The tympano-Eustachian passage. The branchial clefts close up and disappear completely at an early stage ; but the most anterior, or hyomandibular, cleft appears to persist, and to give rise directly to the tympano-Eustachian passage of the adult bird. The cleft becomes closed at its outer end, about the end of the fourth day, by a fold of skin, which becomes directly the tympanic membrane. From the gill-pouch, on the inner side of the tympanic membrane, the tympanic cavity and Eustachian passage are formed ; while the external auditory meatus is built up as a short tubular passage on the outer side of the tympanic membrane (Fig. 126, HM). The Eustachian passages of the two sides unite at their inner ends, and open into the mouth by a median aperture (Fig. 116, ES), nearly opposite the glottis.
According to some observers, the hyomandibular pouch does not open to the exterior at any period in the chick ; and the tympanic membrane is formed directly from the thin double layer, consisting of both epiblast and hypoblast, which closes the pouch at its outer end ; a layer of mesoblast growing in between the epiblast and hypoblast, which persist as the epithelial layers of the outer and inner surfaces of the tympanic membrane respectively. The whole history of the development of these parts stands in need of renewed and thorough investigation.
The thyroid body arises, towards the end of the second day, as a median longitudinal groove in the floor of the pharynx opposite the first pair of branchial arches. The hinder end of the groove deepens during the third day to form a pit (Fig. 114, TH). The walls of this pit soon join together, obliterating the cavity and giving rise to a solid plug of hypoblastic epithelium (Fig. 123, TH). About the end of the fifth, or early part of the sixth day this plug separates from the floor of the throat as a solid body, composed of epithelial cells, which lies embedded in the mesoblast, immediately in front of the truncus arteriosus.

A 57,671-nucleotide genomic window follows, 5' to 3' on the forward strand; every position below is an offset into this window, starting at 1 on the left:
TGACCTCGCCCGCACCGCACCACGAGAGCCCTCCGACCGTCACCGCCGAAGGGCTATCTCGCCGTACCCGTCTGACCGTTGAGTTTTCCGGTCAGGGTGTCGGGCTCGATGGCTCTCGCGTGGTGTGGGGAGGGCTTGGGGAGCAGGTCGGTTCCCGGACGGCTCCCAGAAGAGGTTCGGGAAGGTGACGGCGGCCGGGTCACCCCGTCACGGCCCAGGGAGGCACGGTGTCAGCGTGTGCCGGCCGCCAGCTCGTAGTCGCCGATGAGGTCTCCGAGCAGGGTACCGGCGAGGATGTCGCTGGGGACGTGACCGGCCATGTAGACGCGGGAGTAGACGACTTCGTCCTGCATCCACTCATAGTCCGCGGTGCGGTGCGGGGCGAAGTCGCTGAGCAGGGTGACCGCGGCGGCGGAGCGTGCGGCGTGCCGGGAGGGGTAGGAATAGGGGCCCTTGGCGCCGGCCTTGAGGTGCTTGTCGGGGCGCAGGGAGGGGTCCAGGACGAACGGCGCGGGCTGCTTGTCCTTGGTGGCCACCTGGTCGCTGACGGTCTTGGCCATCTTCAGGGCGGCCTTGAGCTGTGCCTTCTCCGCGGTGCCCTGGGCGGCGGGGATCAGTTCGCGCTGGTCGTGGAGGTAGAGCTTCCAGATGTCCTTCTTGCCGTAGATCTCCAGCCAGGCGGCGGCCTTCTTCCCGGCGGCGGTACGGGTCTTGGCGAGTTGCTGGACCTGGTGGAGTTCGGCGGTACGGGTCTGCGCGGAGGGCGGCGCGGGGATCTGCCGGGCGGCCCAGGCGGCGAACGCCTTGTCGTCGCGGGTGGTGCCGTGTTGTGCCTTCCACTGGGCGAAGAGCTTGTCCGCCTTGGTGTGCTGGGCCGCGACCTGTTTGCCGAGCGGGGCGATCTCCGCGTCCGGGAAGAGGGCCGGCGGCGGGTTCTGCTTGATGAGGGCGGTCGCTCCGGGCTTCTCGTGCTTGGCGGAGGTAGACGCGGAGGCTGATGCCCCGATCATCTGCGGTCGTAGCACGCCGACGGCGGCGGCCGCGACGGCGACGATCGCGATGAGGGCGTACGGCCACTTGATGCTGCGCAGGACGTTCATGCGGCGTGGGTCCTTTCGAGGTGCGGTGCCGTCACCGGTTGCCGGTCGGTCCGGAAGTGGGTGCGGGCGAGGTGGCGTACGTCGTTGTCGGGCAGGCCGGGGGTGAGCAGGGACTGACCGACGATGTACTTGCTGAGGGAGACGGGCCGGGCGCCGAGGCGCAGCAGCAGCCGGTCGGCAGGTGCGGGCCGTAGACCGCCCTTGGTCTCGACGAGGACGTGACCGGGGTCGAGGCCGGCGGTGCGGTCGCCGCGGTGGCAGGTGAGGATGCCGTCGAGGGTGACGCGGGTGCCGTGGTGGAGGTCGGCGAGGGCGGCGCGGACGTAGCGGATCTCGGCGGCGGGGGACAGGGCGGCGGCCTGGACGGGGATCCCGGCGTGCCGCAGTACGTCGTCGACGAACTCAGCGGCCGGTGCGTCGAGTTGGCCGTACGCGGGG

The thyroid body soon becomes bilobed, and the lobes branch out as solid strings of cells, which later on become tubular. A sheath of vascular connective tissue early forms around the lobes, which, as development proceeds, gradually shift backwards along the neck to their adult position.
A pair of solid bodies, formed of epithelial cells, which separate from the hypoblast immediately behind the third branchial pouches, and take up a position at the sides of the larynx, are sometimes spoken of as accessory thyroid bodies.
The thymus arises, on each side, as a couple of epithelial buds from the walls of the second and third branchial pouches. The buds soon separate from the surface, and, the two buds of each side fusing together, give rise to a pair of elongated rod-like bodies, lying along the sides of the neck close to the carotid arteries.
The tongue is formed as an outgrowth from the floor of the pharynx, opposite the hyoid and first branchial arches. It first becomes conspicuous about the sixth day, and by the eighth or ninth day (Fig. 116, TN) has attained a definite shape. It is formed behind the boundary line between the pharynx and stomatodgeum, and its epithelium is therefore of hypoblastic origin.
3. The Stomatodaeum
The stomatodaeum, or mouth imagination, is formed by pitting-in of the ventral wall of the pharynx from the exterior.
From the time of its first formation the ventral wall of the pharynx, in front of the heart, is very thin (c/. Fig. 112). On the appearance of the visceral arches, as thickenings of the side walls of the pharynx, this thin-walled area on its ventral surface becomes more clearly defined, as a slightly depressed, transversely elongated patch, bordered by a thickened rim, which is formed partly by the ventral ends of the anterior visceral arches, and partly by the under surface of the head itself.
By further thickening of this rim, the depression which it surrounds becomes deepened ; and the pit formed in this way, rather by building up of its walls than by lowering of its floor, becomes the stomatodaeum.
Towards the end of the third day the floor of the stomatodaeal pit thins away and becomes perforated, placing the pharynx for the first time in direct communication with the exterior, and forming the permanent mouth opening (Fig. 114, o).
FIG. 125. The head of an Embryo Chick at the end of the fifth day of incubation ; seen from below. Compare Fig. 115 for a view of an embryo of the same age from the side, x 8.
BR', 'first branchial arch. BS, cerebral hemisphere. CH, notochord. DS. mouth. !PP, fronto-nasal process. MM, hyomandibular cleft. HY, hyoid arch. MM", mandibular arch. MX, maxillary arch. NS, spinal cord, seen in section where the neck has been cut across. OC, eye. OH, choroidal fissure. OK, olfactory pit. OL, lens.